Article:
Recent college graduates are almost as worried about their student loan debt as they are about the presidential election.
According to a recent study by CampusBooks.com, a slim majority of college students graduating this spring, 54 percent, were more interested in politics than they were their own educational debt.
Almost two-thirds of the survey’s respondents, 63 percent, said that they were graduating with student loan debt. Most borrowers, 82 percent, were concerned about how they were going to be able repay their loans.
According to the survey, 56 percent of students overall at four-year institutions carry some form of student loan debt.
Most of this year’s college graduates already take some level of responsibility for their own finances, with 66 percent of the respondents reporting that they worked a full- or part-time job during school.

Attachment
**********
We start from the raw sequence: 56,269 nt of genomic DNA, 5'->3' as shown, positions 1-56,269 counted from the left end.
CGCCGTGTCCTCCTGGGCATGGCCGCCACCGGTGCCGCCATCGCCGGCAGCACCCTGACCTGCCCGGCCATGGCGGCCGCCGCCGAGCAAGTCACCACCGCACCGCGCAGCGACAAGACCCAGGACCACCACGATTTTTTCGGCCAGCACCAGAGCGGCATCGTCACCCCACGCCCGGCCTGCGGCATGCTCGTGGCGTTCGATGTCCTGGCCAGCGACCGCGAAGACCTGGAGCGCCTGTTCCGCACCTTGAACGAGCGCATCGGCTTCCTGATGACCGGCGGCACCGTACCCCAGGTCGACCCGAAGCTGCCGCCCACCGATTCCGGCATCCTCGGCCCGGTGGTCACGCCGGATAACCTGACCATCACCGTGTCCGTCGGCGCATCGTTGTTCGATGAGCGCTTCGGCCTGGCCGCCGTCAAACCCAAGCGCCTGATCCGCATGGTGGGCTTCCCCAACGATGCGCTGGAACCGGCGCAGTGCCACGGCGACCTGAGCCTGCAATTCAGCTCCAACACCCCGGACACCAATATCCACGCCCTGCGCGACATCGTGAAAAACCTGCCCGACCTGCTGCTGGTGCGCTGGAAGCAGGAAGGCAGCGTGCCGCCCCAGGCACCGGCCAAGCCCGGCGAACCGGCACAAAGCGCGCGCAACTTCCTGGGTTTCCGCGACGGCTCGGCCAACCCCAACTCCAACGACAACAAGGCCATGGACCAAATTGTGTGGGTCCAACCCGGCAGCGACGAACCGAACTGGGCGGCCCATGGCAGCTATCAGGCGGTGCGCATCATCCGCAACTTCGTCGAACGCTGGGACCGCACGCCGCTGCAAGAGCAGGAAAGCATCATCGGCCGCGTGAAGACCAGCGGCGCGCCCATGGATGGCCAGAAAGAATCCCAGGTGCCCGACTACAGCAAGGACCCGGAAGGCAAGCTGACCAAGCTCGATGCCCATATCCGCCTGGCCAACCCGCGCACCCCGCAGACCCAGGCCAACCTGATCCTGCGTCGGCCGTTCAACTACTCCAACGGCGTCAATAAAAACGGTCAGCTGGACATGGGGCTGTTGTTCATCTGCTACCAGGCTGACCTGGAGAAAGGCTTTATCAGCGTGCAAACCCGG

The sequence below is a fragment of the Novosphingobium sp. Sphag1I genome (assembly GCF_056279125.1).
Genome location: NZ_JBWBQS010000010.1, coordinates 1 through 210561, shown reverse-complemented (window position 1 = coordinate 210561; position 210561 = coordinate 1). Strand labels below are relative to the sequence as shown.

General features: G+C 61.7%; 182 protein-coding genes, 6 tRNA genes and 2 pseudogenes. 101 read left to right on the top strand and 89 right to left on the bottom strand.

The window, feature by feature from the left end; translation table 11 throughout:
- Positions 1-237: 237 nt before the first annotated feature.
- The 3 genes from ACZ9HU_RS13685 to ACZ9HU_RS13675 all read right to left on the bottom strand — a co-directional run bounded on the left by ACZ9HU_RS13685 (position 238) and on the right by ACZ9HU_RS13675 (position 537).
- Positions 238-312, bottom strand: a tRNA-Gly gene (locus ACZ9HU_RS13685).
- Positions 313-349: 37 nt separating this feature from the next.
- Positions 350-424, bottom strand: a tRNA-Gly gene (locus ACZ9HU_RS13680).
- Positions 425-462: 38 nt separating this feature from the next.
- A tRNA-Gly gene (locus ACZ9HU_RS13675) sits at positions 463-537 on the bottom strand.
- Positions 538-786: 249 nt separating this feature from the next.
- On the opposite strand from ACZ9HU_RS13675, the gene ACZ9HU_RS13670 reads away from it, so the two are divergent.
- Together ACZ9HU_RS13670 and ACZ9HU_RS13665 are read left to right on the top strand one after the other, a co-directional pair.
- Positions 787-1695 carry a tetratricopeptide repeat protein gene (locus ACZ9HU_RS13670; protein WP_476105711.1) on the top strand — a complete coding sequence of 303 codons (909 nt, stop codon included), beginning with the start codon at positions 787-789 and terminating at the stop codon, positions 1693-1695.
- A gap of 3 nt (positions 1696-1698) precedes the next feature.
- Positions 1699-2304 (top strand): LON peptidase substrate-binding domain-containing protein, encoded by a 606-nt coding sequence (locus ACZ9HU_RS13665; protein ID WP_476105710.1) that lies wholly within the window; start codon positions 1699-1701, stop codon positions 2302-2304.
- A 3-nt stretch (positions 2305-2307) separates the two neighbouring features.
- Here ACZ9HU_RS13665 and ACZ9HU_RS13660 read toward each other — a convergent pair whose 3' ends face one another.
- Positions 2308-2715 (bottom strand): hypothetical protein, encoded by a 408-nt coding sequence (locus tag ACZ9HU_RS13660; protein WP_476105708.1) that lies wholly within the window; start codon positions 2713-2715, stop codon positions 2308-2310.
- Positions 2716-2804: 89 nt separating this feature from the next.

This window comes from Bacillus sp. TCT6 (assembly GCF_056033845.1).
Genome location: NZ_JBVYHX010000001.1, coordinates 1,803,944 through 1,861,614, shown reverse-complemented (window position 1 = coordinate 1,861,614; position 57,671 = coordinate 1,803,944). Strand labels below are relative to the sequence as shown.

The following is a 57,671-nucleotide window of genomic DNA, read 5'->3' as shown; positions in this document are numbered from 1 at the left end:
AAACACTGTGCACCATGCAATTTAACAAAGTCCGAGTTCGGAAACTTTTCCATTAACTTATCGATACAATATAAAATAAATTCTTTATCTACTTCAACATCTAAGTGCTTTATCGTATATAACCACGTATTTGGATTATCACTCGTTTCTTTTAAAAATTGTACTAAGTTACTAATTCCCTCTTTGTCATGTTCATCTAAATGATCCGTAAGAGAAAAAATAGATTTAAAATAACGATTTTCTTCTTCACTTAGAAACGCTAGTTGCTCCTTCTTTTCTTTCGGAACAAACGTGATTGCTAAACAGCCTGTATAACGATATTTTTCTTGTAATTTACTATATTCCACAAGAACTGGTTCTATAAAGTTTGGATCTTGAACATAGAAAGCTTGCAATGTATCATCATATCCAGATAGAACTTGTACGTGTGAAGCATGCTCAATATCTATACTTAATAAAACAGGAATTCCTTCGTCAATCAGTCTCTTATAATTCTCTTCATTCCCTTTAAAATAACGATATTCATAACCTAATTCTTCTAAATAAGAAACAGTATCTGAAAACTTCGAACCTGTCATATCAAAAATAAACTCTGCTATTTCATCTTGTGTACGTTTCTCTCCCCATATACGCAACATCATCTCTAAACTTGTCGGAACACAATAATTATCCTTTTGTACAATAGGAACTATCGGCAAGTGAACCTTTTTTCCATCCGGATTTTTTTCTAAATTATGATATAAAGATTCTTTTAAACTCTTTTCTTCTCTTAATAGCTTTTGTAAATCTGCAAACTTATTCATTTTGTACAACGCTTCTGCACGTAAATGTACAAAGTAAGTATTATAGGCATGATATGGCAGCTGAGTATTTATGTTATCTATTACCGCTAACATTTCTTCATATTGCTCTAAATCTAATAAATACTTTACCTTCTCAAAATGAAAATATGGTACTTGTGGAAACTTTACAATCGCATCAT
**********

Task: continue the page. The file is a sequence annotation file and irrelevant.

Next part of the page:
The graduates’ lukewarm interest in the 2016 presidential election may be because they find both candidates unattractive: While 13 percent said they supported Republican candidate Donald Trump, just 12 percent expressed support for the Democratic candidate Hillary Clinton.
The respondents preferred Democratic challenger Bernie Sanders to either nominee by a 3-to-1 margin.
Surveyers also found that college students are spending 41 percent of their time engaged on their electronic devices. Among the respondents, 33 percent said that they spend six to 10 hours a week on social media platforms.
For the study, Campbell-Rinker surveyed 1,067 students enrolled at full-time at U.S. four-year universities from May 5-10, 2016.